Dealing with emergency expenses is difficult for even the most affluent among us. Lower income households, however, can fact outright ruin when financial emergencies rear their ugly heads. And many low to mid income households in this country are either underbanked or unbanked, so they often have very few options when they need to borrow money to take care of these types of expenses. Often, these folks turn to alternative financial service providers, like online payday lending companies.
More often than not, people who take out payday loans run into no problems with repaying them, and they are then free to go about their normal routines. In some cases, though, people get hit with fees that they may not have expected. Some reports have shown that borrowers pay an average of $185 in penalties from their banks – usually overdraft or non-sufficient fund fees – when lenders go through the process of automatically deducting repayment for loans given. It is estimated that about a third of online borrowers who winded up with bank penalties had to deal with involuntary bank account closures.
This has happened to consumers when online lending companies repeatedly make debit attempts on their customers’ accounts. This causes extra bank fees to kick in for the account holders, even though these efforts usually lead to no payment being recovered on the part of the lending companies.
Of course, the CFPB is keeping tabs on online payday lending companies, so it comes as no surprise that the Director of the CFPB, Richard Cordray has a strong opinion on these types of issues. Cordray said, “Each of these additional consequences of an online loan can be significant, and together they may impose large costs, both tangible and intangible, that go far beyond the amounts paid solely to the original lender,” said CFPB Director Richard Cordray.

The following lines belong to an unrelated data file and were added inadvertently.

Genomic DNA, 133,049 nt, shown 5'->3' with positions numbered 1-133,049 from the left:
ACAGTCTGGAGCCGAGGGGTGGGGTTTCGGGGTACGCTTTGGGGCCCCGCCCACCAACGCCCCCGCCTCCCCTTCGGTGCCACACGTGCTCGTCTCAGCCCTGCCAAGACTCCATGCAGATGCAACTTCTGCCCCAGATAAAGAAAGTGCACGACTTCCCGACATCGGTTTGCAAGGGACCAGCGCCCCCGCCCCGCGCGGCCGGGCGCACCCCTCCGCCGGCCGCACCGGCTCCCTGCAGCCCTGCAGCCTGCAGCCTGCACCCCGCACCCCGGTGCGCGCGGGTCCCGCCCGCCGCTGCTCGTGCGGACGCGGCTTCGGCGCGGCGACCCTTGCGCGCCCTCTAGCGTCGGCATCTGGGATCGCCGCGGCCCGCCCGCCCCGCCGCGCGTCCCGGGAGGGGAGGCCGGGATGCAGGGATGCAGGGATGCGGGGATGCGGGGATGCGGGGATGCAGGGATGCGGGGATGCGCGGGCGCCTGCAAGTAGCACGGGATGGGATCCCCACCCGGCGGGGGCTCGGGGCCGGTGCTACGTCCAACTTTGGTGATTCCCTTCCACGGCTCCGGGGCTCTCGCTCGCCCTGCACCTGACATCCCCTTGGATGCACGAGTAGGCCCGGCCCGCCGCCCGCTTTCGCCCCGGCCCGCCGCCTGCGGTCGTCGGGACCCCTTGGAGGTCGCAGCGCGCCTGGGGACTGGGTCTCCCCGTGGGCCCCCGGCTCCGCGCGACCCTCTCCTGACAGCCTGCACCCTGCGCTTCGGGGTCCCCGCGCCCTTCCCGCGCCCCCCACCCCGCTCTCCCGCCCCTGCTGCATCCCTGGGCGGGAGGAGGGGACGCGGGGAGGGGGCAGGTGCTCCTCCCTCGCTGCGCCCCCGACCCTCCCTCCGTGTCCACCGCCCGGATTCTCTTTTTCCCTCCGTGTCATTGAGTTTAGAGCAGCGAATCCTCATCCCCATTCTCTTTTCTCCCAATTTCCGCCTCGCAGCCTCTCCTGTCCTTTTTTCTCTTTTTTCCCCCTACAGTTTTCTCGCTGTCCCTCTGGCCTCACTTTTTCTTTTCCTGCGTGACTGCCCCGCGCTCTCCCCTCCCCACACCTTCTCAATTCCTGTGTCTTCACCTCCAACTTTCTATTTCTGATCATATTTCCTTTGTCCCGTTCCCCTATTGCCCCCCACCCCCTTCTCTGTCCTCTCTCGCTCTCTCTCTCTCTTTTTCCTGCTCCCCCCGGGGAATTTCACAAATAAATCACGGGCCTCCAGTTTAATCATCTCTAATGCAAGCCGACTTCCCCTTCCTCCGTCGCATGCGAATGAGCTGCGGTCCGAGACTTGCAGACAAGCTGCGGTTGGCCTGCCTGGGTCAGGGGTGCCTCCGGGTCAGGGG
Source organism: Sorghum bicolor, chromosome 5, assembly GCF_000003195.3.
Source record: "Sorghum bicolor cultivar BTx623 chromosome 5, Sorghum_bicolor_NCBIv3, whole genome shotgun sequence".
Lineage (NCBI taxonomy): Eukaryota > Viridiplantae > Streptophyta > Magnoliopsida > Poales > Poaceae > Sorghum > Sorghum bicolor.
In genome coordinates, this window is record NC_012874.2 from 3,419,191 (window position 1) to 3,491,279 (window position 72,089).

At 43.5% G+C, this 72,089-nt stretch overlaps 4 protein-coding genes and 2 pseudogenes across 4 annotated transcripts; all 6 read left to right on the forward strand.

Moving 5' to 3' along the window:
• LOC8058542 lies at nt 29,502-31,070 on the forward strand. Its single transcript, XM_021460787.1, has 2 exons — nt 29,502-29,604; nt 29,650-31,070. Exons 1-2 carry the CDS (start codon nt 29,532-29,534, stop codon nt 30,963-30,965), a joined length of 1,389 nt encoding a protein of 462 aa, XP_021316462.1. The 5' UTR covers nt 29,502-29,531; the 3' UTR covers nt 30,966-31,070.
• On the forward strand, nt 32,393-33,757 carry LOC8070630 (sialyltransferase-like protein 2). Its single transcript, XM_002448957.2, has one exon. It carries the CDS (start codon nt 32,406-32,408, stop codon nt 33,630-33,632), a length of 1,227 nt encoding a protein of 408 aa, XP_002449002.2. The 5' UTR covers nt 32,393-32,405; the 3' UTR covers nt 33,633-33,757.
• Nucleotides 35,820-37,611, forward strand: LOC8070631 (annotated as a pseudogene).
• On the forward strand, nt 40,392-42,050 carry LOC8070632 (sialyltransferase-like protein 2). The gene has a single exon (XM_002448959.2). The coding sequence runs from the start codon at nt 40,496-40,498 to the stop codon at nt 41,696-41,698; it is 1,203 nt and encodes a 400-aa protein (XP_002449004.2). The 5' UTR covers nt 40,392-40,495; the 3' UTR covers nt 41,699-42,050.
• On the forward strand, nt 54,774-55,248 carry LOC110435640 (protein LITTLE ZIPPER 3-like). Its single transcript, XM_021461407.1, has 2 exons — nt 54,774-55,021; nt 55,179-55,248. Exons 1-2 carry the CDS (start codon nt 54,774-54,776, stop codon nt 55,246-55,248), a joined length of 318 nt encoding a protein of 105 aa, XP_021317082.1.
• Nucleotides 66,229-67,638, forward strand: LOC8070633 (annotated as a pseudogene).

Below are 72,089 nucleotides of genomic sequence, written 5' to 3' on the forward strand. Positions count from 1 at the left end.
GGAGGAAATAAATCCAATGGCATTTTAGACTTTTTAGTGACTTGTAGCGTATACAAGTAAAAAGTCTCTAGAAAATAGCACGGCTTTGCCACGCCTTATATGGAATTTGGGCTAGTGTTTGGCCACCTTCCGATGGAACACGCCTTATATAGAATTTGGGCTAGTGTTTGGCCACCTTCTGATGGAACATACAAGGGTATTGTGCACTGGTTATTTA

These findings come with the third analysis that the CFPB has done on the United States payday lending industry. Payday lenders provide unsecured loans to their customers, and typically the person who borrowers from one of these lending companies pays the lender back within a few weeks. It used to be that most payday lenders got paid back via a post-dated check. These days, though, online payday lenders usually automatically deduct the loan amount plus fees when the loan has run its term. The Obama administration has always had a disdain for this industry, and has supported the CFPB in its efforts to cook up new regulations that could potentially drive a lot of smaller lending companies out of business.
The CFPB analyzed about a year and a half’s worth of data from Automated Clearing House. This is the financial network used to put money into a borrower’s account and also to extract payment when the loan payment comes due. The data analyzed showed that some borrowers did not have adequate funds in their accounts when the loan repayment request happened, and that this – as one might expect – resulted in people getting hit with overdraft charges from their banks.
Here’s the thing, though – these fees are not charged by payday lending companies; it is the traditional banks that love to profit from imposing these fees. It is not the fault of a lender if a borrower does not live up to their end of the agreement by having adequate funds to cover the transaction in their bank accounts. No matter how much Cordray and his team want to twist these types of situations into being the fault of online payday lenders, the bottom line is that the fees are charged by the banks and happen because consumers fail to keep enough money in the bank to cover loan payments that they knowingly agreed to. End of story.